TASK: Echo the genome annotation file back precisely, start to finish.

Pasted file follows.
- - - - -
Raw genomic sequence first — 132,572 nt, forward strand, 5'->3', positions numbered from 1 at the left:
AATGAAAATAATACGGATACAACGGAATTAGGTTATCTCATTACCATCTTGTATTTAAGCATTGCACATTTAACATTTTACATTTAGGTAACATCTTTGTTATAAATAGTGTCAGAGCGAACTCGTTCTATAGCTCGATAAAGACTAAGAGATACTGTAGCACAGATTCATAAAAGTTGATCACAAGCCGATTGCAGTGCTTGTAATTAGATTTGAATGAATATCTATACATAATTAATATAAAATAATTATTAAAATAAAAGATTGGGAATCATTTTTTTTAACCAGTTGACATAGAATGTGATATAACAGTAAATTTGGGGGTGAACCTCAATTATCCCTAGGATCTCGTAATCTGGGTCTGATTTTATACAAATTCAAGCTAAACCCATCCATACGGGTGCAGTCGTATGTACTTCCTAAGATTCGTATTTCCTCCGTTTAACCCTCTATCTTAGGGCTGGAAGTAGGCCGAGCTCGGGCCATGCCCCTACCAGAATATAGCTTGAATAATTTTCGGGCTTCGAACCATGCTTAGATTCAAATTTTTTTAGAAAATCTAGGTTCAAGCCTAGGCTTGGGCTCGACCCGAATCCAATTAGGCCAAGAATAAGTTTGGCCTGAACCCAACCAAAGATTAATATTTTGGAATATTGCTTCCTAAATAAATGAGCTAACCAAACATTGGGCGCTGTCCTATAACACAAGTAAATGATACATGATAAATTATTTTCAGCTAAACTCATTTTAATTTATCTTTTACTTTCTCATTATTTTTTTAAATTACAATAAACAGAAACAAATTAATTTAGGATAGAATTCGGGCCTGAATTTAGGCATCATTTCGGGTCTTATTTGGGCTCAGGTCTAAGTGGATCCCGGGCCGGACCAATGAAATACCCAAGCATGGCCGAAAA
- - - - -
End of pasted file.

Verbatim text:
Raw genomic sequence first — 132,572 nt, forward strand, 5'->3', positions numbered from 1 at the left:
AATGAAAATAATACGGATACAACGGAATTAGGTTATCTCATTACCATCTTGTATTTAAGCATTGCACATTTAACATTTTACATTTAGGTAACATCTTTGTTATAAATAGTGTCAGAGCGAACTCGTTCTATAGCTCGATAAAGACTAAGAGATACTGTAGCACAGATTCATAAAAGTTGATCACAAGCCGATTGCAGTGCTTGTAATTAGATTTGAATGAATATCTATACATAATTAATATAAAATAATTATTAAAATAAAAGATTGGGAATCATTTTTTTTAACCAGTTGACATAGAATGTGATATAACAGTAAATTTGGGGGTGAACCTCAATTATCCCTAGGATCTCGTAATCTGGGTCTGATTTTATACAAATTCAAGCTAAACCCATCCATACGGGTGCAGTCGTATGTACTTCCTAAGATTCGTATTTCCTCCGTTTAACCCTCTATCTTAGGGCTGGAAGTAGGCCGAGCTCGGGCCATGCCCCTACCAGAATATAGCTTGAATAATTTTCGGGCTTCGAACCATGCTTAGATTCAAATTTTTTTAGAAAATCTAGGTTCAAGCCTAGGCTTGGGCTCGACCCGAATCCAATTAGGCCAAGAATAAGTTTGGCCTGAACCCAACCAAAGATTAATATTTTGGAATATTGCTTCCTAAATAAATGAGCTAACCAAACATTGGGCGCTGTCCTATAACACAAGTAAATGATACATGATAAATTATTTTCAGCTAAACTCATTTTAATTTATCTTTTACTTTCTCATTATTTTTTTAAATTACAATAAACAGAAACAAATTAATTTAGGATAGAATTCGGGCCTGAATTTAGGCATCATTTCGGGTCTTATTTGGGCTCAGGTCTAAGTGGATCCCGGGCCGGACCAATGAAATACCCAAGCATGGCCGAAAA